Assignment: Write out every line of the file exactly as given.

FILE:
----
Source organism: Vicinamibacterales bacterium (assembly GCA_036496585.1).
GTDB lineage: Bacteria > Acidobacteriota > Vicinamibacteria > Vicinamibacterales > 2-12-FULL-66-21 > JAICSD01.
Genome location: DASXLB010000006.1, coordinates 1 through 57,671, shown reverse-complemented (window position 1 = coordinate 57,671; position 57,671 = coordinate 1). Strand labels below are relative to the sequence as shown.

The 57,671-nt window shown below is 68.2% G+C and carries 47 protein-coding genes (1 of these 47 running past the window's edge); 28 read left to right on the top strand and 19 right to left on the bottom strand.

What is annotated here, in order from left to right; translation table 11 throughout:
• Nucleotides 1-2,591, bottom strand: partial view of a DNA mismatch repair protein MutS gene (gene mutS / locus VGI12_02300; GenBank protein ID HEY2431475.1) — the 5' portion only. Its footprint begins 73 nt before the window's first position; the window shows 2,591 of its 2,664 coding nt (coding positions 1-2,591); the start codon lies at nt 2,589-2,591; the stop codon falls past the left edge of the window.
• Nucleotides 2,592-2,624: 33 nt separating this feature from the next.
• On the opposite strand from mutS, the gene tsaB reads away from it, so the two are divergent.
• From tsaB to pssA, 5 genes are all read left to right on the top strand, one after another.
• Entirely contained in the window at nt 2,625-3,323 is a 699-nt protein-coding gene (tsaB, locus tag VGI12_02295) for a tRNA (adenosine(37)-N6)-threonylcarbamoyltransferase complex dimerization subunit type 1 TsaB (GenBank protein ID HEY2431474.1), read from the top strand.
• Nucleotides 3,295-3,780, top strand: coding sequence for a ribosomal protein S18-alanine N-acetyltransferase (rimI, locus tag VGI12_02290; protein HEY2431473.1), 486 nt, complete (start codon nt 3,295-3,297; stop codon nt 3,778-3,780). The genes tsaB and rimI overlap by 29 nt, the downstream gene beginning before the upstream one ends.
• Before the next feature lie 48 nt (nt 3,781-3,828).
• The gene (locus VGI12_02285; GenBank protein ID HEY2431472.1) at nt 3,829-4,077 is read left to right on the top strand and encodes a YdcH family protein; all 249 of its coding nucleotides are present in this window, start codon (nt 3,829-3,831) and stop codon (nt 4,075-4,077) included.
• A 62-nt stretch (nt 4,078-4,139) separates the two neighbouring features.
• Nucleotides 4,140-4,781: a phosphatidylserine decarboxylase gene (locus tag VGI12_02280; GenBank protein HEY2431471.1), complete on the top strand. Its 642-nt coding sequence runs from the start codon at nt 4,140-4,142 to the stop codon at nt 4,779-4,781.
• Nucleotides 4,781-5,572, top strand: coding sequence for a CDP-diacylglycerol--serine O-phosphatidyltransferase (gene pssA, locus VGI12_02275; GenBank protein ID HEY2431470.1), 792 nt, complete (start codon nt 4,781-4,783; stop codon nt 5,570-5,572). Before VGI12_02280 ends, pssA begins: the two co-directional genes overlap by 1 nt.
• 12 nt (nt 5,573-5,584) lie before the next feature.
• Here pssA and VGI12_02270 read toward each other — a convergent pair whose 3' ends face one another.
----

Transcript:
Source organism: Vicinamibacterales bacterium (assembly GCA_036496585.1).
GTDB lineage: Bacteria > Acidobacteriota > Vicinamibacteria > Vicinamibacterales > 2-12-FULL-66-21 > JAICSD01.
Genome location: DASXLB010000006.1, coordinates 1 through 57,671, shown reverse-complemented (window position 1 = coordinate 57,671; position 57,671 = coordinate 1). Strand labels below are relative to the sequence as shown.

The 57,671-nt window shown below is 68.2% G+C and carries 47 protein-coding genes (1 of these 47 running past the window's edge); 28 read left to right on the top strand and 19 right to left on the bottom strand.

What is annotated here, in order from left to right; translation table 11 throughout:
• Nucleotides 1-2,591, bottom strand: partial view of a DNA mismatch repair protein MutS gene (gene mutS / locus VGI12_02300; GenBank protein ID HEY2431475.1) — the 5' portion only. Its footprint begins 73 nt before the window's first position; the window shows 2,591 of its 2,664 coding nt (coding positions 1-2,591); the start codon lies at nt 2,589-2,591; the stop codon falls past the left edge of the window.
• Nucleotides 2,592-2,624: 33 nt separating this feature from the next.
• On the opposite strand from mutS, the gene tsaB reads away from it, so the two are divergent.
• From tsaB to pssA, 5 genes are all read left to right on the top strand, one after another.
• Entirely contained in the window at nt 2,625-3,323 is a 699-nt protein-coding gene (tsaB, locus tag VGI12_02295) for a tRNA (adenosine(37)-N6)-threonylcarbamoyltransferase complex dimerization subunit type 1 TsaB (GenBank protein ID HEY2431474.1), read from the top strand.
• Nucleotides 3,295-3,780, top strand: coding sequence for a ribosomal protein S18-alanine N-acetyltransferase (rimI, locus tag VGI12_02290; protein HEY2431473.1), 486 nt, complete (start codon nt 3,295-3,297; stop codon nt 3,778-3,780). The genes tsaB and rimI overlap by 29 nt, the downstream gene beginning before the upstream one ends.
• Before the next feature lie 48 nt (nt 3,781-3,828).
• The gene (locus VGI12_02285; GenBank protein ID HEY2431472.1) at nt 3,829-4,077 is read left to right on the top strand and encodes a YdcH family protein; all 249 of its coding nucleotides are present in this window, start codon (nt 3,829-3,831) and stop codon (nt 4,075-4,077) included.
• A 62-nt stretch (nt 4,078-4,139) separates the two neighbouring features.
• Nucleotides 4,140-4,781: a phosphatidylserine decarboxylase gene (locus tag VGI12_02280; GenBank protein HEY2431471.1), complete on the top strand. Its 642-nt coding sequence runs from the start codon at nt 4,140-4,142 to the stop codon at nt 4,779-4,781.
• Nucleotides 4,781-5,572, top strand: coding sequence for a CDP-diacylglycerol--serine O-phosphatidyltransferase (gene pssA, locus VGI12_02275; GenBank protein ID HEY2431470.1), 792 nt, complete (start codon nt 4,781-4,783; stop codon nt 5,570-5,572). Before VGI12_02280 ends, pssA begins: the two co-directional genes overlap by 1 nt.
• 12 nt (nt 5,573-5,584) lie before the next feature.
• Here pssA and VGI12_02270 read toward each other — a convergent pair whose 3' ends face one another.